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Project AlphaLink

At Project AlphaLink, a novel aircraft concept for so-called High-Altitude Platforms (HAP) is examined under flight mechanical and flight control aspects. In this concept, several individual aircraft form an aircraft formation with a large wingspan. They are coupled to each other using joints at the wing tips. Due to the large wingspan, the induced drag is significantly reduced. Since the joints do not transfer any bending moments, this concept has a significant advantage compared to conventional concepts with a continuous wing.



Aircraft called High-Altitude Platforms (HAP) have been studied as a cost-effective supplement to expensive satellites for several years. They shall be used for similar communication and monitoring tasks that currently require satellites. The current concepts of such aircraft, which have already been used successfully in flight tests, include the Helios of AeroVironment or the Airbus Zephyr, which has flown continuously for more than 336 hours. All of these HAP aircraft have a high-aspect-ratio wing in lightweight construction. This construction method results in high bending moments and high structural loads in gusty atmosphere, which can lead to overloads and aircraft accidents.

To overcome the shortcomings of such single-wing aircraft, so-called multibody aircraft are considered an alternative. The concept is based on many aircraft connected at their wing tips. They climb individually to the operational altitude, where they form a formation with a large wing spand and a high-aspect ratio. As a result, the drag of the overall formation is reduced and no bending moments are transmitted by the joints. This has the advantage that even with formations of very large wingspans, the structural weight remains low, but the payload capacity increases. As part of the Project AlphaLink, such a multibody aircraft is designed with regard to flight performance aspects, the flight dynamics are analyzed. and a flight controller is designed for automatic flight.


The multibody aircraft concept offers significant advantages in operation as HAP. The individual aircraft climb independently to the mission altitude. They pass the troposphere, where the active weather takes place. Due to their moderate wingspan, they are less prone to gusts and turbulences than HAP aircraft with a large single wing. At the mission altitude of 20-30 km, the individual aircraft are coupled successively, forming an overall formation with a high-aspect-ration wing. As a result, the multibody aircraft achieves its superior flight performance and can use solar energy to meet its energy needs on a permanent basis.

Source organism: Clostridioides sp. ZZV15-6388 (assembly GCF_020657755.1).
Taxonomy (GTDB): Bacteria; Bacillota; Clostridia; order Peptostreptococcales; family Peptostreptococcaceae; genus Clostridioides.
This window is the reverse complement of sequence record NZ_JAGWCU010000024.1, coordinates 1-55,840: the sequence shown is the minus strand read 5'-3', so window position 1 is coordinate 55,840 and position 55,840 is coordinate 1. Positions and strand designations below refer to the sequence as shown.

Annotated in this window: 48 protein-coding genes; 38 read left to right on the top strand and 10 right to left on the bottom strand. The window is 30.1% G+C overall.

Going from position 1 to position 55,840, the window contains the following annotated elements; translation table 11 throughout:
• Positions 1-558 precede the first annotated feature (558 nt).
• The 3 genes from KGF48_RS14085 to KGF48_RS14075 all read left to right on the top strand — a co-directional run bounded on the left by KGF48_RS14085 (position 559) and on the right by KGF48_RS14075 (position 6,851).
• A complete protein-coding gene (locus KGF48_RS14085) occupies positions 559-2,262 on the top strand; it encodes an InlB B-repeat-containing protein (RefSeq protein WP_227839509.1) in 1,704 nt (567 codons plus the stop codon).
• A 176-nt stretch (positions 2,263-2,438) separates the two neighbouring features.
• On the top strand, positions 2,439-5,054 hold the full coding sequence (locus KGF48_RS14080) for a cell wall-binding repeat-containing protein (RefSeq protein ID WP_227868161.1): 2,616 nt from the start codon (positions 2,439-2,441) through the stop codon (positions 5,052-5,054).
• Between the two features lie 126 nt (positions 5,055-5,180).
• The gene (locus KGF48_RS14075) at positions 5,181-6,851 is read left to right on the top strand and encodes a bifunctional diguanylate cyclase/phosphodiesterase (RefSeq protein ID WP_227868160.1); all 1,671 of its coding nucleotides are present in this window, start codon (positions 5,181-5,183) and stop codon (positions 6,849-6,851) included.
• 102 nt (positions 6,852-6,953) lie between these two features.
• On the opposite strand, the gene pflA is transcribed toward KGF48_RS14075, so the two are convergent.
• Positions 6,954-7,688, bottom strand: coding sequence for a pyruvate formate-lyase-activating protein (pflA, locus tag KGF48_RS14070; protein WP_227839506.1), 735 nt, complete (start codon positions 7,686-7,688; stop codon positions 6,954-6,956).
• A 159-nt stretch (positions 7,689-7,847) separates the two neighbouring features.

The modularity allows for the very first time a real long-term operation, since maintenance work is carried out during flight. Individual aircraft can be decoupled and replaced, if necessary. It is also possible to couple single aircraft used as battery modules. The scalability of the multibody aircraft technology allows the variation of the number and size of the individual aircraft modules and, thus, the adaptation of the aircraft configuration to specific mission purposes. Further, formations with individual aircraft of different size are possible.

Compared to classic satellite technology, multibody aircraft operated as HAP can be positioned more quickly and flexibly. They are also reusable, as they offer the opportunity for simple mission changes and can return to the ground station once their initial mission is completed. In operation in the stratosphere, they take on tasks in the areas of communication (Internet, mobile telephony) and earth observation. In general, further applications include operation in smaller formations in near-earth surroundings.



Objectives and Methods